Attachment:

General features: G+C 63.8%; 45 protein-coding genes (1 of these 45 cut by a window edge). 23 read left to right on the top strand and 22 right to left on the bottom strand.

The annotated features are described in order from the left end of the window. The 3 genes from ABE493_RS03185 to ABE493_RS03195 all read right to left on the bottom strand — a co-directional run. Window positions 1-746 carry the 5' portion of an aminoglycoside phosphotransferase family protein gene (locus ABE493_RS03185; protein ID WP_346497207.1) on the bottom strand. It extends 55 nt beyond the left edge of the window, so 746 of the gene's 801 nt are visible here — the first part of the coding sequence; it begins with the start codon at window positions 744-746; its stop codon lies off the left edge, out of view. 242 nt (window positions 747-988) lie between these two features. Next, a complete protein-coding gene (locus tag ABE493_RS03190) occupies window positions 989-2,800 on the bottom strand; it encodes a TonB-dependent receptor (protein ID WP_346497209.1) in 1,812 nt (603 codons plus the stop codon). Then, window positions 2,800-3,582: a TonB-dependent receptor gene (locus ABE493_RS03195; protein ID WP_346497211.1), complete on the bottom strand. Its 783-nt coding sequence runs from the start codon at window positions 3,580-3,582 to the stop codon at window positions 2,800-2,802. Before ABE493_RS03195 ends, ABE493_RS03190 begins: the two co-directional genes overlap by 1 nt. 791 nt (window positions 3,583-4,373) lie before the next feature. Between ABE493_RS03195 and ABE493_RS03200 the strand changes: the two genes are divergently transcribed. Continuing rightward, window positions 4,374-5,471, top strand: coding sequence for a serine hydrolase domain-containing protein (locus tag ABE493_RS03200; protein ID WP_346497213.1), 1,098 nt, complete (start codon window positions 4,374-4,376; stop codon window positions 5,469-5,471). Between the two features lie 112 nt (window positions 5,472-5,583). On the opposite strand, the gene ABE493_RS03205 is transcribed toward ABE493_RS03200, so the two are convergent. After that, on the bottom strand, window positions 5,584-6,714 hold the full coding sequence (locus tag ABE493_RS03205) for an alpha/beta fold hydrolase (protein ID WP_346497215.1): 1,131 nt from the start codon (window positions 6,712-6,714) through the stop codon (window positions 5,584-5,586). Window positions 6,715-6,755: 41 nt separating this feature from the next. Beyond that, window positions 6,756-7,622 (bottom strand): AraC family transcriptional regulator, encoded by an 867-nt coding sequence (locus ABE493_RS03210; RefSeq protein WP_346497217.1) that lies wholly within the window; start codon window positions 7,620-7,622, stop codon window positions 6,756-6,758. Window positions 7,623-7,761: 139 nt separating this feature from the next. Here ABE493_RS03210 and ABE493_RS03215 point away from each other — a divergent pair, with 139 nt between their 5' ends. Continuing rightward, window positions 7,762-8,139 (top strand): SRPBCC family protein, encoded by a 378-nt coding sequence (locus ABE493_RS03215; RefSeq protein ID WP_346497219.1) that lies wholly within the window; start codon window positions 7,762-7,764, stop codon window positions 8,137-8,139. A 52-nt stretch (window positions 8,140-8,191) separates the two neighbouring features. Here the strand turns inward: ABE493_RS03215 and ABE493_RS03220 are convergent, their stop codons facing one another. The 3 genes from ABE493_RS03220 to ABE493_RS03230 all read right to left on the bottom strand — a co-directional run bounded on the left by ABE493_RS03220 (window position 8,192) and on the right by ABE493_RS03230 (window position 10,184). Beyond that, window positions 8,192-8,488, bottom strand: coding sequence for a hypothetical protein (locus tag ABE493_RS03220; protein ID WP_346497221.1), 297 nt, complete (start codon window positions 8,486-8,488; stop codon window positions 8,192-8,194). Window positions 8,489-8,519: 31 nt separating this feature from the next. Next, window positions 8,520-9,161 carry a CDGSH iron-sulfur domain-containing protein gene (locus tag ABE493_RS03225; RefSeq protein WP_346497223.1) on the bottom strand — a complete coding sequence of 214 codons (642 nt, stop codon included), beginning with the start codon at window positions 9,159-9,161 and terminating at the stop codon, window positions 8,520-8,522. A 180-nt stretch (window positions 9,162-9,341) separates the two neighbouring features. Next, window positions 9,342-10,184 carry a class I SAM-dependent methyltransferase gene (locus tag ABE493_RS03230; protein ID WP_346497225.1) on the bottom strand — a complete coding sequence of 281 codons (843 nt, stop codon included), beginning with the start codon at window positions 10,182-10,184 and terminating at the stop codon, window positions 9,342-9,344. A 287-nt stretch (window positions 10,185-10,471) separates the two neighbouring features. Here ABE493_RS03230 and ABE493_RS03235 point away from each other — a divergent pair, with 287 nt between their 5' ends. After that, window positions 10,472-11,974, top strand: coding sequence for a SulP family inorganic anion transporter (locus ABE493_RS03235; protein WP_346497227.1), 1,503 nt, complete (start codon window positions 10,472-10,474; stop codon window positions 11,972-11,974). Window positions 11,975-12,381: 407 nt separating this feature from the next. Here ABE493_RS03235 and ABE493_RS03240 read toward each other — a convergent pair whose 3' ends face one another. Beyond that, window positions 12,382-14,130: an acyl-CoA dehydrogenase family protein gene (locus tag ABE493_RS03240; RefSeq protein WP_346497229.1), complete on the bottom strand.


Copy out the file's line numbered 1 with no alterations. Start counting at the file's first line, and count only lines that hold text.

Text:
General features: G+C 63.8%; 45 protein-coding genes (1 of these 45 cut by a window edge). 23 read left to right on the top strand and 22 right to left on the bottom strand.